Premiums for the standard “Part D” coverage for Medicare will be nearly 40 percent lower next year than originally projected, according to the Centers for Medicare and Medicaid Services.
The agency is expecting 2008 premiums to average $25 a month. Continue Reading Medicare premiums expected to be lower in 2008
A decline in El Paso County restaurant inspections could leave Pikes Peak region residents feeling a little queasy.
With more than 2,400 restaurants to check — and a strained budget — the county health department admits that it can’t keep up with state-mandated inspections. Continue Reading Food safety victim of budget cuts
A panel created by Gov. Bill Ritter will distribute $7.5 million in grants from UnitedHealth Group during the next six years.
The Colorado Rural Health Care Grants Council is responsible for deciding how the money will be distributed based on deficiencies in access to health care. Continue Reading Gov. establishes council to focus on rural health
Alternative medicine isn’t really “alternative” any more — in fact, the medical community isn’t even using that term.
Now it’s “integrated” medicine, and after years of being considered a fringe practice, treatments such as massage and acupuncture have found their way into mainstream medicine.
So why the name change? Continue Reading Integrating alternatives into Western medicine
St. Mary-Corwin Medical Center has received national recognition for a study focusing on blood sugar control during hospitalization.
The center was one of five Colorado hospitals that participated in the RALS Study 2006, which compiled blood sugar data collected at 130 hospitals nationwide. Continue Reading Pueblo hospital noted for work with diabetes
Colorado will need 50 new general medicine doctors and 20 new obstetricians each year for the next decade to keep up with health care demands and an aging physician population.
Overall, the state’s need for family doctors and obstetricians will increase by 28 percent by 2014, according to estimates from the Colorado Department of Labor and Employment, based on retirement, turnover and increased demand for health care. Continue Reading Aging doctors could lead to shortage
The bright lights of Hollywood can be dazzling, but investors seeking to play the role of movie producers should be aware that it’s a high-risk business.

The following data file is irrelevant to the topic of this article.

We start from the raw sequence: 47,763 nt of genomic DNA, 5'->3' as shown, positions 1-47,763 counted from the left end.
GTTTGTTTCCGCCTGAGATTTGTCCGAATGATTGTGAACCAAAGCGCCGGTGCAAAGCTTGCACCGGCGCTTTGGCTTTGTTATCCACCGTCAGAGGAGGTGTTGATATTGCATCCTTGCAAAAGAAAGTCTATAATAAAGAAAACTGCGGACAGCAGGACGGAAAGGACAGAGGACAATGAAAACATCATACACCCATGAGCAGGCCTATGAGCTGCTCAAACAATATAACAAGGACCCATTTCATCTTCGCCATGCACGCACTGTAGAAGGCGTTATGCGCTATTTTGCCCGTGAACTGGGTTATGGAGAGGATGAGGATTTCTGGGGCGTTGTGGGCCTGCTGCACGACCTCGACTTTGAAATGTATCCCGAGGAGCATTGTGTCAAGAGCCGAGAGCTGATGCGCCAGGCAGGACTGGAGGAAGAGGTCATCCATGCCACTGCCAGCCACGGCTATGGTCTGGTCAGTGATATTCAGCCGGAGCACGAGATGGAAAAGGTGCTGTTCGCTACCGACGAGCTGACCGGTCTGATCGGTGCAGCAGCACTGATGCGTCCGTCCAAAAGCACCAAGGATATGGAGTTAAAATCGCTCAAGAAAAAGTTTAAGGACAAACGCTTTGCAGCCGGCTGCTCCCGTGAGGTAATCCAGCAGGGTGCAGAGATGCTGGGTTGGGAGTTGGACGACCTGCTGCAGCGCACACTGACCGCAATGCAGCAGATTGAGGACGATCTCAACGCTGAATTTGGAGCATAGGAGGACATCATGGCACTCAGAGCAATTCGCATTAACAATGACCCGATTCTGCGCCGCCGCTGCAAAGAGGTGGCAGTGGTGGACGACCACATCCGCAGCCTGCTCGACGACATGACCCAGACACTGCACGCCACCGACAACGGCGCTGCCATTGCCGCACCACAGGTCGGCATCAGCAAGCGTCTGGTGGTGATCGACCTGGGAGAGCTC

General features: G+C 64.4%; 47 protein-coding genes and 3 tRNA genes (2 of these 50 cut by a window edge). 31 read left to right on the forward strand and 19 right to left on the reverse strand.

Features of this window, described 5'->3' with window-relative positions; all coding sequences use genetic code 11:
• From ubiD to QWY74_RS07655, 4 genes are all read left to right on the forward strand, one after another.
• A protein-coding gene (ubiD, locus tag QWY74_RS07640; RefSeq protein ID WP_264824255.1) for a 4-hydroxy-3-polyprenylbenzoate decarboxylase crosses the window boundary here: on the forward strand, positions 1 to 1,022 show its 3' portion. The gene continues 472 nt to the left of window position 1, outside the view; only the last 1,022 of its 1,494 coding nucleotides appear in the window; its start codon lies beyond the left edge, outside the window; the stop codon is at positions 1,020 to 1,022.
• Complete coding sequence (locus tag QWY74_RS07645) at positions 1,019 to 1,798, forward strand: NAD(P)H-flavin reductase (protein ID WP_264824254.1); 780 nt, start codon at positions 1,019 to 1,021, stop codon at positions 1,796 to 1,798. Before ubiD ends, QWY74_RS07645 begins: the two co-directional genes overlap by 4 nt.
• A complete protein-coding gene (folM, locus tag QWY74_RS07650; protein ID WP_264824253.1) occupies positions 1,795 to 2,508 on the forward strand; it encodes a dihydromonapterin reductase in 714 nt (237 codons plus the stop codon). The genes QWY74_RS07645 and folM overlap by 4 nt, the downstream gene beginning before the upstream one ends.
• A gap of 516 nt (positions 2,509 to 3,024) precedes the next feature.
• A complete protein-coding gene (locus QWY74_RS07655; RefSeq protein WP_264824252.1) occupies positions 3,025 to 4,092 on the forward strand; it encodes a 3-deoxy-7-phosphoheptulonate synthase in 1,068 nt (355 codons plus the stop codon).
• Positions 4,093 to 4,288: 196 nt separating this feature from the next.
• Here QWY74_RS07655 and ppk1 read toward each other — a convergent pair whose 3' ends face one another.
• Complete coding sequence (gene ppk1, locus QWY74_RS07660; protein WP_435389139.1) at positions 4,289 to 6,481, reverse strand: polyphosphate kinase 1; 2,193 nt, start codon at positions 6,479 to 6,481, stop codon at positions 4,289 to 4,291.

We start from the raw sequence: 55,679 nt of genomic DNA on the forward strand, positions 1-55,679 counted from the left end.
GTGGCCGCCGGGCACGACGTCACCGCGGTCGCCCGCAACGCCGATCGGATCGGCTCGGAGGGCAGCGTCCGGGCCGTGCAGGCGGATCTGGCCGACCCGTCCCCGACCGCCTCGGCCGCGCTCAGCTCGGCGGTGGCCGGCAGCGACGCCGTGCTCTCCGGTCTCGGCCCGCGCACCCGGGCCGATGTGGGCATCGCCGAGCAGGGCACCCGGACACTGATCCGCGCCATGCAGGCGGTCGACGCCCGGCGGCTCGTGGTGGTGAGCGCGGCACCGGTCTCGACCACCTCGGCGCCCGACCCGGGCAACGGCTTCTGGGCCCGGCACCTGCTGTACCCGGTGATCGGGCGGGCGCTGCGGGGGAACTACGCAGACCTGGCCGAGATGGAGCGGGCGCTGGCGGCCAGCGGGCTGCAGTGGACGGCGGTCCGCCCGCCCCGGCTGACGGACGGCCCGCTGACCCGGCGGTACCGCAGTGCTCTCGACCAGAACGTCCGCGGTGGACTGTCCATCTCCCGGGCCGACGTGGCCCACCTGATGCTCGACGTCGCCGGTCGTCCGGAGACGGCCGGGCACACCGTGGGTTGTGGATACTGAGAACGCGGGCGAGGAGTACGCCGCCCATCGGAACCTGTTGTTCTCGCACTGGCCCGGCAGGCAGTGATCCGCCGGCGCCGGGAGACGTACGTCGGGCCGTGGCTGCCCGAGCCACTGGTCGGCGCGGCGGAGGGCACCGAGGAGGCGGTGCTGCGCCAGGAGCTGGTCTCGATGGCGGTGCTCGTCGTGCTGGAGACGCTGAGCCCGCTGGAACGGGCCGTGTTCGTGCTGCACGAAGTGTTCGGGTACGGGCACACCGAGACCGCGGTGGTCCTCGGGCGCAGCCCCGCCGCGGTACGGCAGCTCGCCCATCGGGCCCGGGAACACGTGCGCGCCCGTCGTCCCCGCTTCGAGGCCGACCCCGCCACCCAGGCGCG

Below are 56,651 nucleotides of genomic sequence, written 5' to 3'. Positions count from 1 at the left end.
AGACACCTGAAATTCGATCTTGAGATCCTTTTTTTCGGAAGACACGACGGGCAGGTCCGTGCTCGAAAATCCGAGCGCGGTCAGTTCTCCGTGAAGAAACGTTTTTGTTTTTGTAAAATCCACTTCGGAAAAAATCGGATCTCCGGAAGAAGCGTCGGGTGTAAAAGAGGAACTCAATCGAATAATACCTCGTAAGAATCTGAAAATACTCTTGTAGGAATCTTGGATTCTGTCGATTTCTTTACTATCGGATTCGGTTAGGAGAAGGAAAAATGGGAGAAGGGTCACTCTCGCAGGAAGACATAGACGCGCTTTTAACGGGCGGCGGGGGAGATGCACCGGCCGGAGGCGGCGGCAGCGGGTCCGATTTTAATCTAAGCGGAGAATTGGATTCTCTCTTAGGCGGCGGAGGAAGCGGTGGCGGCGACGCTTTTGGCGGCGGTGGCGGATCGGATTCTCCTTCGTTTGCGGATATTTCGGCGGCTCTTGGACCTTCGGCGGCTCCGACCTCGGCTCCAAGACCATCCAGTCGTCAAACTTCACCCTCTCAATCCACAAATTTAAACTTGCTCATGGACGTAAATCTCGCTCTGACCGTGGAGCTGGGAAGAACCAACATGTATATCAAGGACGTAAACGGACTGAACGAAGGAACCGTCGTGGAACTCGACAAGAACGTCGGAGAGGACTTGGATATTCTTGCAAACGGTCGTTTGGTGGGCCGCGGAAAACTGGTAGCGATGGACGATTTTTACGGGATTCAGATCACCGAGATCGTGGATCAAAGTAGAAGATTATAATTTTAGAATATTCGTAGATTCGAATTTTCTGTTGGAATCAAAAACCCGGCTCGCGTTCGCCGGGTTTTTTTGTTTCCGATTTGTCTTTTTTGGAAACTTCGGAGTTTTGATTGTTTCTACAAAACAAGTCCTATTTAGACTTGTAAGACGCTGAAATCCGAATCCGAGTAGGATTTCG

Independent filmmakers seek private investment on a regular basis, and one such producer was in Colorado Springs last month to entice investment for his production company. Continue Reading Investing in films ultimate high risk, high reward
Peak Vista Community Health Centers is hosting a meeting with the Senate Bill 208 commissioners about health care reform.
Scheduled for 4 p.m. August 8 at the First Presbyterian Church, 219 E. Bijou Street, the meeting will address the work that the commission, established in 2006, has done so far to expand coverage and decrease health care costs. Continue Reading Peak Vista hosting 208 discussion about reform
Dr. John Mehall, a cardiovascular and thoracic surgeon, has joined Penrose-St. Francis Health Services and will be performing robotic-assisted heart operations.
Mehall is the director of robotic and minimally invasive surgery and director of cardiovascular outreach services. He has been conducting robotic-assisted heart surgery for three years and will offer the procedure at Penrose with Dr. James Stewart, medical director of the cardiovascular program. Continue Reading Cardiothoracic surgeon joins Penrose-St. Francis
Construction has begun at NorthCare at St. Francis, an 85,250-square-foot medical building that will be linked to St. Francis Medical Center via a sky-bridge. Both buildings are scheduled to open in fall 2008.
Located on the corner of Powers Boulevard and Woodmen Road, NorthCare at St. Francis will be the only private medical building in southern Colorado with direct access to a medical center or hospital. Continue Reading Construction under way at NorthCare St. Francis